On Tuesday, The New York Times changed its reporting to reflect the fact that Hillary Clinton never suggested Tulsi Gabbard is being groomed to be a Russian agent. Rather, in an interview with former Barack Obama campaign manager David Plouffe, Clinton said Gabbard is being groomed by Republicans as a third-party candidate and used by the Russians as an asset.
This fundamentally changes what Clinton was saying from a head scratcher to a head nodder. Clinton is right: Russia is set to interfere in the 2020 elections, and just as we saw with their blind defense of Donald Trump, Republicans are happy to let it happen.
Agents are groomed and directed, while assets are used—often unwittingly. This slight distinction might seem like simple wordplay. However, in the world of espionage, these terms are significantly different. An agent, such as the Russians believed I was for them, is a person who is specifically recruited and then directed to carry out activities ordered by an intelligence service. An asset is a person or thing that an intelligence service can use to its advantage. For example, a candidate who criticizes the impeachment proceedings, supports U.S. withdrawal from Syria, warns of a nuclear arms race and happens to be a presidential candidate would undoubtedly be seen as an asset in Russia's efforts to cause chaos in our 2020 elections. In sum, what about Gabbard wouldn't appeal to Russia? [...]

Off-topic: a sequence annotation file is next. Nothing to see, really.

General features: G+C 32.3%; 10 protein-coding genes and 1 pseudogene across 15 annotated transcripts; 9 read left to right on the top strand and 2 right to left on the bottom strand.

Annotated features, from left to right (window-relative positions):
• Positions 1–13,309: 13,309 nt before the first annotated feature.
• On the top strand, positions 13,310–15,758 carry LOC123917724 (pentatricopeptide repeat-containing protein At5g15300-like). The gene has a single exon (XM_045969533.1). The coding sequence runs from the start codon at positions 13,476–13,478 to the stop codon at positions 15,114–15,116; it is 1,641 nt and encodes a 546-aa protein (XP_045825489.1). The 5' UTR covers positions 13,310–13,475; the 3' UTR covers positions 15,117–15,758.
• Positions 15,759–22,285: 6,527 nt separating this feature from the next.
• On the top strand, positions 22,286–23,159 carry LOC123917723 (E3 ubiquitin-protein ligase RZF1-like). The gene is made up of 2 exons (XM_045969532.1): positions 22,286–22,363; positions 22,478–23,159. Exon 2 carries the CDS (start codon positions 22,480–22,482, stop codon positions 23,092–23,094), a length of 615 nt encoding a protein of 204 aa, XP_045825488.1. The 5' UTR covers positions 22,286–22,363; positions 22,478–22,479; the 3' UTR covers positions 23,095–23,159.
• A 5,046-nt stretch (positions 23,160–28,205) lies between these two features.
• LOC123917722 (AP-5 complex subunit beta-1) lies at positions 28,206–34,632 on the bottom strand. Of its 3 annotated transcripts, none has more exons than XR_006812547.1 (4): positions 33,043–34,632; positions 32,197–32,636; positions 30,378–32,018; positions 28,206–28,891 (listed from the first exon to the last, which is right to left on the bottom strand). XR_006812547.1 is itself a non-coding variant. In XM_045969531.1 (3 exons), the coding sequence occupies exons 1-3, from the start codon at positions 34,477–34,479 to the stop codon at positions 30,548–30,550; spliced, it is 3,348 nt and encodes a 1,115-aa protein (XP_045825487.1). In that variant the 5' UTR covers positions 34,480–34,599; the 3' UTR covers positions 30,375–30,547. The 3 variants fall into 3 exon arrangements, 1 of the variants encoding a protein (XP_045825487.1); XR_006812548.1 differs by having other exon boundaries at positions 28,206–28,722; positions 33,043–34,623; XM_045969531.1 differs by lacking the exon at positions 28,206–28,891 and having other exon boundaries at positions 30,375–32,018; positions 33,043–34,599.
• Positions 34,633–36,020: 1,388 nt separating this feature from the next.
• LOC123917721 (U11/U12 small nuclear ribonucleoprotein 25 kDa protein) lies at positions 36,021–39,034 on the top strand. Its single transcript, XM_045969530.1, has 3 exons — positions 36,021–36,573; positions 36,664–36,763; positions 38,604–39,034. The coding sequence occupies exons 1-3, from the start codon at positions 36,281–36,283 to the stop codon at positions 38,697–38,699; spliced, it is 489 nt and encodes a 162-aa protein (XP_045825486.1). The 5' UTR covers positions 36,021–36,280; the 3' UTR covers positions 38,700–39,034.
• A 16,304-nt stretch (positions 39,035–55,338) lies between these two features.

Is Jamali indisputably correct about his use of the word "asset"? Is there a widely accepted definition of that term in US national security parlance, as documented in some authoritative document, e.g. in some CIA/NSA/FBI manual?
For example, a CIA page, while not defining the term, seems use it only for people who are controlled by the agency's officers or at least in contact with agency's officers for the purpose of providing information:
To be successful, NCS [National Clandestine Service] officers must understand one of the most complex aspects of running assets — human nature.
They do point out that not all assets may be reliable though
NCS officers must understand and assess the intentions and motivations of their assets, as well as the authenticity of the intelligence they provide.
They also mention that there's a class of officers (informally, I presume) called Targeters whose job is to "identifying future assets".
But the CIA generally no longer has a explicit mission subverting foreign governments etc., so the way they define (HUMINT) assets many be too narrow. Interestingly, this page does not use the word "agent" at all; basically in this CIA categorization, there are officers and there are assets.